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Can Your Pet Get COPD?

31 Jan 2016
| Under Medical | Posted by
Can Your Pets get COPD?

For people, COPD is defined as a progressive form of lung disease ranging from mild to severe. It’s characterized by a restriction of airflow into and out of the lungs, which makes breathing difficult. Symptoms include shortness of breath, chest tightness, increased mucus production and coughing. COPD encompasses emphysema and chronic bronchitis. Can your pet get COPD or another chronic lung disease? We researched it and found that lung disease also happens in the animal kingdom.

COPD in Dogs and Cats

Can Your Pet Get COPD?

Humans aren’t the only ones that can get COPD; pets can develop COPD, too. In dogs and cats, COPD is defined as a long-term, progressive inflammatory condition that affects the respiratory system, and it may also be known as chronic bronchitis.

While there isn’t a definitive cause of COPD in cats and dogs, it’s believed that long-term exposure to inhaled irritants such as tobacco smoke, air pollutants and allergens are likely causes. Frequent respiratory infections and dental disease are also factors.

COPD symptoms in dogs and cats are similar to symptoms in people, such as chronic cough, difficulty breathing and decreased exercise tolerance. Middle-aged and older dogs and cats are most often affected. COPD could happen in all breeds of dogs, but it may be more common in small or toy-breeds. However, in cats, Siamese cats may be at a higher risk for developing the condition.

Treatment is similar to treatment for humans, including a healthy diet and prescription medications such as bronchodilators, corticosteroids and anti-inflammatories.

Lung Disease in Horses 

Can Your Pet Get COPD?

Known as heaves or recurrent airway obstruction, heaves is the most prevalent lung disease seen in horses, ranging from mild to severe. Heaves is an allergic-based disease, and it occurs when horses are exposed to air pollutants and allergens, such as dust, mold and pollen. When horses’ lungs react to allergens, the lungs’ linings swell, thicken and produce excess mucus. Heaves is most like asthma in humans.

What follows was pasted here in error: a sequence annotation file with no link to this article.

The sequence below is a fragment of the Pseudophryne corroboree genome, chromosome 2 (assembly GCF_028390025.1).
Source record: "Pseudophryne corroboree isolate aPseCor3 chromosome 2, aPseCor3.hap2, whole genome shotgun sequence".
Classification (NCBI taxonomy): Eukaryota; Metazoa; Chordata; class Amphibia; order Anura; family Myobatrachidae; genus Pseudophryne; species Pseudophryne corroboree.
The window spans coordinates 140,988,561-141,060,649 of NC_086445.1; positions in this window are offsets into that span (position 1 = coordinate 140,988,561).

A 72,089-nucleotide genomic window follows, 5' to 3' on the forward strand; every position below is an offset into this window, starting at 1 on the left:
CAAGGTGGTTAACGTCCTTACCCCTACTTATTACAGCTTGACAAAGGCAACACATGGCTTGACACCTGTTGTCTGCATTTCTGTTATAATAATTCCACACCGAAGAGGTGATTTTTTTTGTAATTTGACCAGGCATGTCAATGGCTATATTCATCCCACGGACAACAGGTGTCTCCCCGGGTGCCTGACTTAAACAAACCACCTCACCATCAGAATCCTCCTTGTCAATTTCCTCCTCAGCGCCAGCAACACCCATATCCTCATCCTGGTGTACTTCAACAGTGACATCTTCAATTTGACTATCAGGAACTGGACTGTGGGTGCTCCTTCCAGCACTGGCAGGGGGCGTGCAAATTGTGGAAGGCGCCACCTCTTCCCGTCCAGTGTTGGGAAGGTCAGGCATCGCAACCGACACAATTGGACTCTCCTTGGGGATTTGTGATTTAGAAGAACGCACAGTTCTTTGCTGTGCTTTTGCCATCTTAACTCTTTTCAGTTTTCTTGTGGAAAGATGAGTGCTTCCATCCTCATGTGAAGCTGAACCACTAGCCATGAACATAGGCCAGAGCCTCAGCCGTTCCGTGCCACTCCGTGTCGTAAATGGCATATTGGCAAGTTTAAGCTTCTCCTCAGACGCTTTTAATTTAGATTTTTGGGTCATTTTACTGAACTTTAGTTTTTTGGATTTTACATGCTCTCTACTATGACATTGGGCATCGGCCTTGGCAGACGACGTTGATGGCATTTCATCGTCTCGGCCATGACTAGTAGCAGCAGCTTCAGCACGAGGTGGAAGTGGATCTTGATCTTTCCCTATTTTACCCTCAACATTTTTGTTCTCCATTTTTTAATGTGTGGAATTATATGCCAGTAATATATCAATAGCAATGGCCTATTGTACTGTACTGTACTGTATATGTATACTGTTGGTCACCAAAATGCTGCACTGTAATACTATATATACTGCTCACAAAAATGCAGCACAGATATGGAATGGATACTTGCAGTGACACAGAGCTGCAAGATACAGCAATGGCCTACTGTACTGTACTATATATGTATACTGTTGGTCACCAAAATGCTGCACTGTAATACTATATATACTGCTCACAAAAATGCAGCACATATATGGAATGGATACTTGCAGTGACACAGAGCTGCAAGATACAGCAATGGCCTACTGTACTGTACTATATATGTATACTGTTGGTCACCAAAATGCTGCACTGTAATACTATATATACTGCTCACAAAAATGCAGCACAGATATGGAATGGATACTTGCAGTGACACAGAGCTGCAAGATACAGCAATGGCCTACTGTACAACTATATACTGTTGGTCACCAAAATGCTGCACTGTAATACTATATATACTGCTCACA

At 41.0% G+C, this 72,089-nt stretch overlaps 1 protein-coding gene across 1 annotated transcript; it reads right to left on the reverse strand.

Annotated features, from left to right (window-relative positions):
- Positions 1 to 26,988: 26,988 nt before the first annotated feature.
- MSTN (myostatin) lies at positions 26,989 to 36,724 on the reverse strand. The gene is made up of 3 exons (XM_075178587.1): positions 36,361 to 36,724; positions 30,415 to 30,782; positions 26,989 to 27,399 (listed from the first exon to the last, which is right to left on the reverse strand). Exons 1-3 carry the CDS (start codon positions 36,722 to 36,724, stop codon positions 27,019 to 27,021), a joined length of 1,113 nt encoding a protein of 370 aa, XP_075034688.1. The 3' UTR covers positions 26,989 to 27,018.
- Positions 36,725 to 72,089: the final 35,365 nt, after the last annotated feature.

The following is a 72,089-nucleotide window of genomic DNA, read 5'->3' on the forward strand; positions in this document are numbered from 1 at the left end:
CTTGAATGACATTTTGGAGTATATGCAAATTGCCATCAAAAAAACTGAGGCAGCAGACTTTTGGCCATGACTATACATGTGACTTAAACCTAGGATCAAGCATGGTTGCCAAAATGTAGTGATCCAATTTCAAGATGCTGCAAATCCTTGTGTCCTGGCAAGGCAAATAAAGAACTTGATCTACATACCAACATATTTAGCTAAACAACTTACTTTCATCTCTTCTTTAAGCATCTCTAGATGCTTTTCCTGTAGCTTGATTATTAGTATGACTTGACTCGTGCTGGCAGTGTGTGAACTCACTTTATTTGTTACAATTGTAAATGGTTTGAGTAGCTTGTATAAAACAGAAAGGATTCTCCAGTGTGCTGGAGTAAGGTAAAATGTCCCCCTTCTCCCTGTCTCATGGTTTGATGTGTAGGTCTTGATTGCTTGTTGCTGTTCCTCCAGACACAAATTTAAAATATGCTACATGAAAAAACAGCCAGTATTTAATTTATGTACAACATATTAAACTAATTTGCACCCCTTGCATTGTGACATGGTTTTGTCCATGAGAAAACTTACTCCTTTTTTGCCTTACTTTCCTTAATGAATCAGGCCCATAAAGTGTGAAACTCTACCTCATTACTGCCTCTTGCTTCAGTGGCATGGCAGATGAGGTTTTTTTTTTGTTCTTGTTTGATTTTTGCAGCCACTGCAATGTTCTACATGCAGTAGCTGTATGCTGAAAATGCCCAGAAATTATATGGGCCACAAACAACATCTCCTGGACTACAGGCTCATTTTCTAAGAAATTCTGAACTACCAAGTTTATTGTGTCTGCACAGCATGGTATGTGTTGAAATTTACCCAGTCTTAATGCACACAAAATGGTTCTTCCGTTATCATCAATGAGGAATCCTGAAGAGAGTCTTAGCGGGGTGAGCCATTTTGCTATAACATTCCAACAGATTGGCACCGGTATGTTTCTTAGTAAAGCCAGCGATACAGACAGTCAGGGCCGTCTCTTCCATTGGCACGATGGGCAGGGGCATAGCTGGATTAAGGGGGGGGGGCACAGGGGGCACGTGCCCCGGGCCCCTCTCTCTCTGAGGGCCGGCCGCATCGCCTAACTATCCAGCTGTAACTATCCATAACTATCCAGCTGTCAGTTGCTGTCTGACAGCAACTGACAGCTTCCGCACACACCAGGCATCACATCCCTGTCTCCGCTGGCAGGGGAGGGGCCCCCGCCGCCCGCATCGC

Because heaves is progressive, the airways will continue to thicken and more mucus will be produced and appear in the nostrils. Labored breathing, coughing, struggling for breath and increasing chances for pneumonia are also likely to occur. Heaves tends to happen in older horses.

Symptoms of heaves in horses include increased respiratory rate, increased abdominal breathing effort, nasal discharge, weight loss, wheezing and coughing. Many horses have difficulty exercising as well.

Treatment of heaves varies based on the severity and includes soaking hay in water, providing good ventilation, using bedding that doesn’t produce dust, and taking medications such as corticosteroids, bronchodilators and antibiotics.

Treatment Options for People with COPD

Can Your Pet Get COPD?

A veterinarian is the one who would diagnose lung disease in an animal just like a doctor would diagnose it in a person. Lung disease can happen in dogs, cats and horses, and many of the treatments used for animals are similar to the treatments for people. However, there’s another treatment option for people with lung disease that’s currently not used on animals: cellular therapy.

The Lung Institute harvests cells from the patient’s body, separates the cells and then returns them to the patient to help promote the healing of lung tissue. If you or a loved one has lung disease and would like more information about how cellular therapy could improve your quality of life, contact us at 888-745-6697.

*For more information, go to www.LungInstitute.com/Results.

All claims made regarding the efficacy of Lung Institute's treatments as they pertain to pulmonary conditions are based solely on anecdotal support collected by Lung Institute. Individual conditions, treatment and outcomes may vary and are not necessarily indicative of future results. Testimonial participation is voluntary. Lung Institute does not pay for or script patient testimonials.

As required by Texas state law, the Lung Institute Dallas Clinic has received Institutional Review Board (IRB) approval from MaGil IRB, now Chesapeake IRB, which is fully accredited by the Association for the Accreditation of Human Research Protection Program (AAHRPP), for research protocols and procedures. The Lung Institute has implemented these IRB approved standards at all of its clinics nationwide. Approval indicates that we follow rigorous standards for ethics, quality, and protections for human research.

Each patient is different. Results may vary.